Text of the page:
"Pictures of perfection, as you know, make me sick & wicked"

- Jane Austen
"Jane Austen is weirdly capable of keeping everybody busy. The moralists, the Eros-and-Agape people, the Marxists, the Freudians, the Jungians, the semioticians, the deconstructors - all find an adventure playground in six samey novels about middle-class provincials. And for every generation of critics, and readers, her fiction effortlessly renews itself."

- Martin Amis, in The New Yorker

Tuesday, June 10, 2008


Let's start off this blog with some musings about Emma, stimulated by the recent run on ABC television of the Emmy-winning 1996 adaptation starring Kate Beckinsale.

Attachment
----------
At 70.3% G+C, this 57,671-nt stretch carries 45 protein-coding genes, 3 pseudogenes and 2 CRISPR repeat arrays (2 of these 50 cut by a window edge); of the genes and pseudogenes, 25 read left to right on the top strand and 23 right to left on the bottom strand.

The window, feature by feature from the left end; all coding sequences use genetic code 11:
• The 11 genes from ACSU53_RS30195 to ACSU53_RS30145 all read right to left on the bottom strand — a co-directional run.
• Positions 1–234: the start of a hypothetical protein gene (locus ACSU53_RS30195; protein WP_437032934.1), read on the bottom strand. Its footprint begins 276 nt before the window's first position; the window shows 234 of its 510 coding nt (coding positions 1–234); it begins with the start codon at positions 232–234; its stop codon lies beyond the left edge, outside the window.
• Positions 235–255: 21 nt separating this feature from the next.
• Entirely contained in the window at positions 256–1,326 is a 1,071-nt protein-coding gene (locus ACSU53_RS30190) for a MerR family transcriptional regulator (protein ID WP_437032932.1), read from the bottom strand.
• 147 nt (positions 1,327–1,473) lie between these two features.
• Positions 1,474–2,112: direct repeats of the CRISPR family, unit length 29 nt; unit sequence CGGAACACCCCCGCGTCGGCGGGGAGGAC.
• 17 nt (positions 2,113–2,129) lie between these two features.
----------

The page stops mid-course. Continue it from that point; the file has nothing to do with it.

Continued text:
The novel, I must abjectly confess to my sister Janeites, I have been attempting to read for the past 30 years, without actually ever managing to make it to the end. However, this time we have great hopes that we will actually get there. But don't you just hate Mr Woodhouse? I want to slap some sense into the man, and every time he appears on the page, I am tempted to throw the book across the room (I must confess to feeling slightly guilty about this).

However, recently, I've been reading a splendid book of Austen criticism by Darryl Jones, Professor of English literature at Trinity College, Dublin. The book is Critical Issues: Jane Austen, Palgrave, 2004.

This is what he has to say about Mr Woodhouse - "Decades of reading, studying, teaching and writing about Jane Austen have only served to strengthen my sense that, far from a cherishably comic character, Mr Woodhouse is a pampered, whingeing, cretinous leech - a one-man justification for the class war and literature's best advert for compulsory euthanasia. In fact I'd happily kill him myself, given the chance."

Hear, hear Dr Jones, hear hear!

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